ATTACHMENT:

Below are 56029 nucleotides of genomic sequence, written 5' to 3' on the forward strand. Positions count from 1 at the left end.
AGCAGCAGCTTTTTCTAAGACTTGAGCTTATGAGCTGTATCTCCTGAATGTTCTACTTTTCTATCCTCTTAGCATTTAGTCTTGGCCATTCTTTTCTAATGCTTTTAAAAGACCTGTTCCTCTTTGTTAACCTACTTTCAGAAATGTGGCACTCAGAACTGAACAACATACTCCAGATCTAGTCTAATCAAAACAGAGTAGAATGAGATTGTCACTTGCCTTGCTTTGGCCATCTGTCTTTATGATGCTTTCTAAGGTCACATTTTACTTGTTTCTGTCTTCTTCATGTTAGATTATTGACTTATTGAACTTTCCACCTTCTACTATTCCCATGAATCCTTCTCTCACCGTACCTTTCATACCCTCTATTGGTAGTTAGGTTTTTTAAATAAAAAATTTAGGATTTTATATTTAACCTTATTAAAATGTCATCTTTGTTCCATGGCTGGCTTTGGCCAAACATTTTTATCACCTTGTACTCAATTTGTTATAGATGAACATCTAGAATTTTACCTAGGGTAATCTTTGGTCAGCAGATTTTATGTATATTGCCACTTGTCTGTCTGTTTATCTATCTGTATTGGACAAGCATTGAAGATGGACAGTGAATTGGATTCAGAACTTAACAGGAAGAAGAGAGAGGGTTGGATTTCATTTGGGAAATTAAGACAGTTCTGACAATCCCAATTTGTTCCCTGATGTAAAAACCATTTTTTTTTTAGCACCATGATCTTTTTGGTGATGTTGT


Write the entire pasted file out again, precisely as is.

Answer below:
Below are 56029 nucleotides of genomic sequence, written 5' to 3' on the forward strand. Positions count from 1 at the left end.
AGCAGCAGCTTTTTCTAAGACTTGAGCTTATGAGCTGTATCTCCTGAATGTTCTACTTTTCTATCCTCTTAGCATTTAGTCTTGGCCATTCTTTTCTAATGCTTTTAAAAGACCTGTTCCTCTTTGTTAACCTACTTTCAGAAATGTGGCACTCAGAACTGAACAACATACTCCAGATCTAGTCTAATCAAAACAGAGTAGAATGAGATTGTCACTTGCCTTGCTTTGGCCATCTGTCTTTATGATGCTTTCTAAGGTCACATTTTACTTGTTTCTGTCTTCTTCATGTTAGATTATTGACTTATTGAACTTTCCACCTTCTACTATTCCCATGAATCCTTCTCTCACCGTACCTTTCATACCCTCTATTGGTAGTTAGGTTTTTTAAATAAAAAATTTAGGATTTTATATTTAACCTTATTAAAATGTCATCTTTGTTCCATGGCTGGCTTTGGCCAAACATTTTTATCACCTTGTACTCAATTTGTTATAGATGAACATCTAGAATTTTACCTAGGGTAATCTTTGGTCAGCAGATTTTATGTATATTGCCACTTGTCTGTCTGTTTATCTATCTGTATTGGACAAGCATTGAAGATGGACAGTGAATTGGATTCAGAACTTAACAGGAAGAAGAGAGAGGGTTGGATTTCATTTGGGAAATTAAGACAGTTCTGACAATCCCAATTTGTTCCCTGATGTAAAAACCATTTTTTTTTTAGCACCATGATCTTTTTGGTGATGTTGT